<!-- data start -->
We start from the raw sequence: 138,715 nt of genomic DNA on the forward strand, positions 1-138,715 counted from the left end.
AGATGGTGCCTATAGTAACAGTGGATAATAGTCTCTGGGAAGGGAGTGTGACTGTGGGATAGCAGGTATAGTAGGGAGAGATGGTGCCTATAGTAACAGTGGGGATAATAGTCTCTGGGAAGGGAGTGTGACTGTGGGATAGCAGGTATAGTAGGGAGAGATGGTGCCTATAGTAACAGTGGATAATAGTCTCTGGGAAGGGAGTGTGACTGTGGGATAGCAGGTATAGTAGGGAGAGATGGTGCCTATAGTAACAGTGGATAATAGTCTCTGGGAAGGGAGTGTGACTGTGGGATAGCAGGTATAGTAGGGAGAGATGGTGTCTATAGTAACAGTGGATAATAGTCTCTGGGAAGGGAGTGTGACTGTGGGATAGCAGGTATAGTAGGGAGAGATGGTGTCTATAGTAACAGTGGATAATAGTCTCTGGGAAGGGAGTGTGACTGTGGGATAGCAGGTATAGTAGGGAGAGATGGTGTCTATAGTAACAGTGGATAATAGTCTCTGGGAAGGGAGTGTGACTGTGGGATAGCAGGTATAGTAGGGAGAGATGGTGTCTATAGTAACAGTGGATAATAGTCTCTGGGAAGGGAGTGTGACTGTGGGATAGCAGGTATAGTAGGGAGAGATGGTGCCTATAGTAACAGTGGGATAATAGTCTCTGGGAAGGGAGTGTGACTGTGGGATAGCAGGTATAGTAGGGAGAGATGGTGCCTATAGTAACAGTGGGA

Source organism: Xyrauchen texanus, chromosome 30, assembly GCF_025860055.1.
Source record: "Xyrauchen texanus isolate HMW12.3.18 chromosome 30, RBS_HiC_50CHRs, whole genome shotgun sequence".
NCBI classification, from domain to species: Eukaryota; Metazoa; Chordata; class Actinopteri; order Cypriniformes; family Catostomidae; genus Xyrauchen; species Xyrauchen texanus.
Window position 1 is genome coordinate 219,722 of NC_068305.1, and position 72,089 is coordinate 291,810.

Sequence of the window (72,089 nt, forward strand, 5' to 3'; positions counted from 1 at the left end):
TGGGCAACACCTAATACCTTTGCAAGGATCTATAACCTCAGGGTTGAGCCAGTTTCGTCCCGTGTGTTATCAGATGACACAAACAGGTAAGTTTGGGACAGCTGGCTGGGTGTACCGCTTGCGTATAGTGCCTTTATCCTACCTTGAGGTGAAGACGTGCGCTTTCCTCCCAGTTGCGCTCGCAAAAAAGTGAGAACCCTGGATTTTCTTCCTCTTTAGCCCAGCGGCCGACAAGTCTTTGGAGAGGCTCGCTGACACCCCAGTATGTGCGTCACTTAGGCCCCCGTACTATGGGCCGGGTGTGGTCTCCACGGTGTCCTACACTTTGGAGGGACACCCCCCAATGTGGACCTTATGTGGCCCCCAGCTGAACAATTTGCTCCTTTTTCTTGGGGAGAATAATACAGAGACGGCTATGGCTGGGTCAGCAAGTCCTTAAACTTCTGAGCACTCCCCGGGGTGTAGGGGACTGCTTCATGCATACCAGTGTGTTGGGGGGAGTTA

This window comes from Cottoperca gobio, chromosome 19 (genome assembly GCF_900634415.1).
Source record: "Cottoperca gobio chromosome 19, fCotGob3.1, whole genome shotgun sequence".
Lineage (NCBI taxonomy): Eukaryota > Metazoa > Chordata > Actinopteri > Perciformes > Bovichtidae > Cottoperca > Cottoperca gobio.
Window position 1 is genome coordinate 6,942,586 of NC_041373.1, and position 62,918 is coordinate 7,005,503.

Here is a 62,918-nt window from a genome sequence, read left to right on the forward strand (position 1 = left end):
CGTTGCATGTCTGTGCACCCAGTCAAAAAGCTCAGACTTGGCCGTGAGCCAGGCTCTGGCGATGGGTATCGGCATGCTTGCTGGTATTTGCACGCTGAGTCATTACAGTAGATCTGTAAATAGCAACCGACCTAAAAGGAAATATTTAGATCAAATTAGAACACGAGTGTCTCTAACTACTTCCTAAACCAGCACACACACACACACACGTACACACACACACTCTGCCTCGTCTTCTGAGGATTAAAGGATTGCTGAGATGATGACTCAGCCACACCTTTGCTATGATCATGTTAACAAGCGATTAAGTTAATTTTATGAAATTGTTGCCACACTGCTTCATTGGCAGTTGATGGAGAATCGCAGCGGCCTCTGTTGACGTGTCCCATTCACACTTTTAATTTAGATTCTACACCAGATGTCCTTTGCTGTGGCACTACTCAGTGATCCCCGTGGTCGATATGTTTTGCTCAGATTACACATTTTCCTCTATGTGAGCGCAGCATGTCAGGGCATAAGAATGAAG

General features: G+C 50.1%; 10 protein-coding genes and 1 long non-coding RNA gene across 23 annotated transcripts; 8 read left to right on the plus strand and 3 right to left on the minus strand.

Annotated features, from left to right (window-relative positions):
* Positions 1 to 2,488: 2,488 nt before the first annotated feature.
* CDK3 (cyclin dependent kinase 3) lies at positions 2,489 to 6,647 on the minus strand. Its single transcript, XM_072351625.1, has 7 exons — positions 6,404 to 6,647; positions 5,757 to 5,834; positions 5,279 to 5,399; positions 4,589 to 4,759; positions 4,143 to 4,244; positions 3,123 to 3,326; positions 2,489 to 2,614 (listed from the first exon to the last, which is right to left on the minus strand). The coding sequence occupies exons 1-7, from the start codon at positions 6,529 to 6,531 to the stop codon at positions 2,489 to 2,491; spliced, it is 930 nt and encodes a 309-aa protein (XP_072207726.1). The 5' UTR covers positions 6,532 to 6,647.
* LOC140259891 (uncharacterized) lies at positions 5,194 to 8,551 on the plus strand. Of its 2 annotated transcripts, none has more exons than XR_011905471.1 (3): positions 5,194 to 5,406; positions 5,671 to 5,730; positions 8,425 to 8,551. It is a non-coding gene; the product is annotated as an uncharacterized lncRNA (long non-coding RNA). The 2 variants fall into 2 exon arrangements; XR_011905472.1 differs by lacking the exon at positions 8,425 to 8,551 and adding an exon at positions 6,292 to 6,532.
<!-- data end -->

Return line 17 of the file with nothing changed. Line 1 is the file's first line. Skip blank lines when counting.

* Positions 1 to 2,488: 2,488 nt before the first annotated feature.